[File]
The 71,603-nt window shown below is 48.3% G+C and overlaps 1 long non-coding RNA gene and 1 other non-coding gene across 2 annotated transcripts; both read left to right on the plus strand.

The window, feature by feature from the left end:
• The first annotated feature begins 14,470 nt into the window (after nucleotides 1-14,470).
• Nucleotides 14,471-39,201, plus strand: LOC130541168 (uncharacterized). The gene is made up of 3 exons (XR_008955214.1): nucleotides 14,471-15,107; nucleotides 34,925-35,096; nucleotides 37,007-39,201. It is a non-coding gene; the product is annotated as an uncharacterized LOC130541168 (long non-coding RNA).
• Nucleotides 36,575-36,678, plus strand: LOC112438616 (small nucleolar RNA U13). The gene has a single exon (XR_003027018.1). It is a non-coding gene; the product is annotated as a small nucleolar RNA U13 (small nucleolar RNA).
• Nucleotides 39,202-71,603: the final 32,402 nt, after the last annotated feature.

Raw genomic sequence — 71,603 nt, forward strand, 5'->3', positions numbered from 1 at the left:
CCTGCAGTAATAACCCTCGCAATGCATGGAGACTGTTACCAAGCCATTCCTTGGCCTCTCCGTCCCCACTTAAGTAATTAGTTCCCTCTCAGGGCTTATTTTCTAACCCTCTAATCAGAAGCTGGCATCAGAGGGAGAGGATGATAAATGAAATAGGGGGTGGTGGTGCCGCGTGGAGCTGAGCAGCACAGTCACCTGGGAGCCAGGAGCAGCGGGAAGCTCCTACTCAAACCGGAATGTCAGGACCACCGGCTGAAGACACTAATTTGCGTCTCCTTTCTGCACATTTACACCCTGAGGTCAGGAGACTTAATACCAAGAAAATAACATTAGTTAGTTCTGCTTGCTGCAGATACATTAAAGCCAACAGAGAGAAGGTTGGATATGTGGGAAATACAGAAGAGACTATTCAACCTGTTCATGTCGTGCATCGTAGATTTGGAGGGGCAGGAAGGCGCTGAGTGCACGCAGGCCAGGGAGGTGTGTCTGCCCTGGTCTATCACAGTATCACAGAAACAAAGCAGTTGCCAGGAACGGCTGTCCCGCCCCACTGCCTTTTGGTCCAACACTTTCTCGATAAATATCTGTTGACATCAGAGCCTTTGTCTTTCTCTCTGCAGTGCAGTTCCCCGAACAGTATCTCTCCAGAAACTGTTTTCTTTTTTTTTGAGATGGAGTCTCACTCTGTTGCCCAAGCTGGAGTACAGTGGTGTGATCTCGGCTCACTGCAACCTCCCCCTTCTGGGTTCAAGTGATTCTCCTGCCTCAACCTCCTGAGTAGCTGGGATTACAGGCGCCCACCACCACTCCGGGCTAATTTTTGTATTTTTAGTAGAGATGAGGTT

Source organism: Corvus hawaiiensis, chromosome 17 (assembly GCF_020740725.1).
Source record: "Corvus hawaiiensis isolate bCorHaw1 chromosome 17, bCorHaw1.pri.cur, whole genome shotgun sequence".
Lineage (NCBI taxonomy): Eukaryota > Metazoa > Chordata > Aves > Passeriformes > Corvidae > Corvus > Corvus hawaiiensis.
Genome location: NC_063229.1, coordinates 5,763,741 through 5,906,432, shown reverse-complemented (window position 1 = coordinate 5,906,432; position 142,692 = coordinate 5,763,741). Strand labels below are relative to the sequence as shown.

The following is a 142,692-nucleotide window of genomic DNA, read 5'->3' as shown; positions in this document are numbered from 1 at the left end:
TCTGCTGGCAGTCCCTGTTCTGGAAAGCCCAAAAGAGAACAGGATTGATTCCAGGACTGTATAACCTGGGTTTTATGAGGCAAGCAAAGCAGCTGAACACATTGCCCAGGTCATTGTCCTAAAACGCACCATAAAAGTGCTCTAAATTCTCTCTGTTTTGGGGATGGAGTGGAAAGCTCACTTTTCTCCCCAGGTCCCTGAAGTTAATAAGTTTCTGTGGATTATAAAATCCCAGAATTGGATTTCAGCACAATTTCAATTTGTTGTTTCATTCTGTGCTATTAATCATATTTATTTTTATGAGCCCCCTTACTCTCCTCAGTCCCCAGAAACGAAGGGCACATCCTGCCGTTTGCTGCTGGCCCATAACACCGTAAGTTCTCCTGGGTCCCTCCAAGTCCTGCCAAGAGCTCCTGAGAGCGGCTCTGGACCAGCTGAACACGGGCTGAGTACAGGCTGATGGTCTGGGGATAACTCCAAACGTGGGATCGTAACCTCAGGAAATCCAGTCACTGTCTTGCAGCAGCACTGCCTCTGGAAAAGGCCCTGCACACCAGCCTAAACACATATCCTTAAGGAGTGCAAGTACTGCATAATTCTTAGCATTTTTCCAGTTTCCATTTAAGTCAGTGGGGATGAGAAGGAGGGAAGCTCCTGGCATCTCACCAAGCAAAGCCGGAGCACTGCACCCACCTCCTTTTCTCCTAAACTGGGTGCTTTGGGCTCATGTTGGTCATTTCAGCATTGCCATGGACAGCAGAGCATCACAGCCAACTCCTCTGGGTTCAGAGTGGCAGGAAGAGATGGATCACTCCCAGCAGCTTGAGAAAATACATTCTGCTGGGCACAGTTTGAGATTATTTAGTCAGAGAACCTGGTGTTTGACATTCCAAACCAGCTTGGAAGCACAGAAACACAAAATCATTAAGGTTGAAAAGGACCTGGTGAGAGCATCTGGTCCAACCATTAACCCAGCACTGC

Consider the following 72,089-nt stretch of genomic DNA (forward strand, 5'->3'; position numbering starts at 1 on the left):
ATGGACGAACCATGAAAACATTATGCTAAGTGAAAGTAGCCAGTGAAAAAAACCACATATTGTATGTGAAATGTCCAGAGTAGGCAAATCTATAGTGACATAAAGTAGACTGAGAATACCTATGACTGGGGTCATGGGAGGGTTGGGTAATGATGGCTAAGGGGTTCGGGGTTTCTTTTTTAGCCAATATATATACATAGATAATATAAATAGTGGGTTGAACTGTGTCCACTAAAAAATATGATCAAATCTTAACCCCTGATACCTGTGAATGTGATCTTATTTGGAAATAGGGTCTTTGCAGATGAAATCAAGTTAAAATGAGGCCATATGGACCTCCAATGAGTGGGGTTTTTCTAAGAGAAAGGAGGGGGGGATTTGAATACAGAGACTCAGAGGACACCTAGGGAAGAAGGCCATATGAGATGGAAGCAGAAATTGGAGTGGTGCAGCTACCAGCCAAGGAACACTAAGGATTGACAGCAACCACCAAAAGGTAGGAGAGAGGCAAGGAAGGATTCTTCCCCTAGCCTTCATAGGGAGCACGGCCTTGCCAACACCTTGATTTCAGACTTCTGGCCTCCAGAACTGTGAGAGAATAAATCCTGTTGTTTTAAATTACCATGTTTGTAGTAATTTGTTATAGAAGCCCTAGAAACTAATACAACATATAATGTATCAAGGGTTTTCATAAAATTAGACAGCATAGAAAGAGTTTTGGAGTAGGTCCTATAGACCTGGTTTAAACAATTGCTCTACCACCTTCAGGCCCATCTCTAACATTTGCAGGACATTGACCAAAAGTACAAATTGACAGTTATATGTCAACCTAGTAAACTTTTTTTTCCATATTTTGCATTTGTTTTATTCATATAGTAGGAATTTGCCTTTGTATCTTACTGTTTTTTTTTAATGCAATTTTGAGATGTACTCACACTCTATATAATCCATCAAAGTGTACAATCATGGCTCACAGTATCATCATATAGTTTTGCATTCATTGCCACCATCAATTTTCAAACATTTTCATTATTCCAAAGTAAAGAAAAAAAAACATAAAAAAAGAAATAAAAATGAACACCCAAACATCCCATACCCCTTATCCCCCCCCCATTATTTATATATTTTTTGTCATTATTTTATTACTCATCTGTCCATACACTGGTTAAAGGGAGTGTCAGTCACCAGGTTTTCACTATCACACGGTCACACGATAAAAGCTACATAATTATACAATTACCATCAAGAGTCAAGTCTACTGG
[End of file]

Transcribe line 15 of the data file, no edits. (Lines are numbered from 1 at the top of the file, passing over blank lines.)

Consider the following 72,089-nt stretch of genomic DNA (forward strand, 5'->3'; position numbering starts at 1 on the left):